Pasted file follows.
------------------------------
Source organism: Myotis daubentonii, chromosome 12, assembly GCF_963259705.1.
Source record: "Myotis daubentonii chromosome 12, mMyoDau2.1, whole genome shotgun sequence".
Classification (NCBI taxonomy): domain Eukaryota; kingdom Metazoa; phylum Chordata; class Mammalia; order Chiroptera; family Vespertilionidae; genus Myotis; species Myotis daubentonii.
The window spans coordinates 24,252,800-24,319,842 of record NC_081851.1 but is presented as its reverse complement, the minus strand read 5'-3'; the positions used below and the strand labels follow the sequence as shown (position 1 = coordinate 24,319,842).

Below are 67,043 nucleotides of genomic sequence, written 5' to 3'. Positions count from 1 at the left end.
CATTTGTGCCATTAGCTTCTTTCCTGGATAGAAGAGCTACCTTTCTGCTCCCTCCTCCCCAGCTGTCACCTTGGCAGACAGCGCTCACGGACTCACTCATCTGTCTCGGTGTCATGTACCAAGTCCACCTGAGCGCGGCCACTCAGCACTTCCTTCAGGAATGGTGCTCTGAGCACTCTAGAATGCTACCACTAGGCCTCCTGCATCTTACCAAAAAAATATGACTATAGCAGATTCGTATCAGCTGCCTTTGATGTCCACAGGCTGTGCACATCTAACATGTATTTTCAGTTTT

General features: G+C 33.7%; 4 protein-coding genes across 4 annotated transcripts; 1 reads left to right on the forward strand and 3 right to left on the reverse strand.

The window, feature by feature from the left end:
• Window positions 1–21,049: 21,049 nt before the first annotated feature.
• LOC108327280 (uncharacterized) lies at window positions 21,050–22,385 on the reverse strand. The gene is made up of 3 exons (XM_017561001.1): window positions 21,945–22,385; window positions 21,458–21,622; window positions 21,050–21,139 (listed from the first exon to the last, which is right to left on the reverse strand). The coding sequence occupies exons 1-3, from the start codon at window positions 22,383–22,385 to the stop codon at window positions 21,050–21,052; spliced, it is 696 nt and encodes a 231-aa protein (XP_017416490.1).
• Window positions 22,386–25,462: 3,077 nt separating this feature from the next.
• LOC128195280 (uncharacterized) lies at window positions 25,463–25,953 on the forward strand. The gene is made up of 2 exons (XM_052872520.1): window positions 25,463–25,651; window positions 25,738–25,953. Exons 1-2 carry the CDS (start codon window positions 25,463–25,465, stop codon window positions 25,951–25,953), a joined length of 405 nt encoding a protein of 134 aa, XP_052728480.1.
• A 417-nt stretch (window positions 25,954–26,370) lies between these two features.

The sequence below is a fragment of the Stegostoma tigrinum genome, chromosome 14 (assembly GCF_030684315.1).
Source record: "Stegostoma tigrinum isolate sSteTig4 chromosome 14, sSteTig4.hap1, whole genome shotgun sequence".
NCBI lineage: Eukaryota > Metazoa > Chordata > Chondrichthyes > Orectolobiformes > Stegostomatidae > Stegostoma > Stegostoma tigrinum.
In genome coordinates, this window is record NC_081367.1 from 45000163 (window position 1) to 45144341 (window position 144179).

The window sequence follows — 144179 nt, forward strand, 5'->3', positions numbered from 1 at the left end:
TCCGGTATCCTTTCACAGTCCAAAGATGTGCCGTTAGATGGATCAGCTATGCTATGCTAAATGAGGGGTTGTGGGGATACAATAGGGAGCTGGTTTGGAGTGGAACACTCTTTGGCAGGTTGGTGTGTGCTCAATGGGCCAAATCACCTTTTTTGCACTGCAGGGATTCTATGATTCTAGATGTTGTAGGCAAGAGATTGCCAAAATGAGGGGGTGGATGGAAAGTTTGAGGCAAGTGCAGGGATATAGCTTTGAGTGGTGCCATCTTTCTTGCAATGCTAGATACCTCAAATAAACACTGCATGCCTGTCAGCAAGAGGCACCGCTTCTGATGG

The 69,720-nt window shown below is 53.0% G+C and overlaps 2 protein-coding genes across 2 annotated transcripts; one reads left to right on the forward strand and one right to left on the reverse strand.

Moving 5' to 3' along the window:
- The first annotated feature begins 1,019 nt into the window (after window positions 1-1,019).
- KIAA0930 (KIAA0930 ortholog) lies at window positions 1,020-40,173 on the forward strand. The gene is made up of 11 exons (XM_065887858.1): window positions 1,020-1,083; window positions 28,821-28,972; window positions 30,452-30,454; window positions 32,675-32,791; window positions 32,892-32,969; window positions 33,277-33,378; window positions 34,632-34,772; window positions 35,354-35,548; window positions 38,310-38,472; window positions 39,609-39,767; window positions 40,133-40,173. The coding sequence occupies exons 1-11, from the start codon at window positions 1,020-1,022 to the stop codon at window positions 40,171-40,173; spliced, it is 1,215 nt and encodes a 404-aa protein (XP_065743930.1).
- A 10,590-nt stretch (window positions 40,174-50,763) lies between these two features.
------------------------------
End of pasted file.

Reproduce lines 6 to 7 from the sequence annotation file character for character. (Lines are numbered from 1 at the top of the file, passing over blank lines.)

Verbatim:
CATTTGTGCCATTAGCTTCTTTCCTGGATAGAAGAGCTACCTTTCTGCTCCCTCCTCCCCAGCTGTCACCTTGGCAGACAGCGCTCACGGACTCACTCATCTGTCTCGGTGTCATGTACCAAGTCCACCTGAGCGCGGCCACTCAGCACTTCCTTCAGGAATGGTGCTCTGAGCACTCTAGAATGCTACCACTAGGCCTCCTGCATCTTACCAAAAAAATATGACTATAGCAGATTCGTATCAGCTGCCTTTGATGTCCACAGGCTGTGCACATCTAACATGTATTTTCAGTTTT

General features: G+C 33.7%; 4 protein-coding genes across 4 annotated transcripts; 1 reads left to right on the forward strand and 3 right to left on the reverse strand.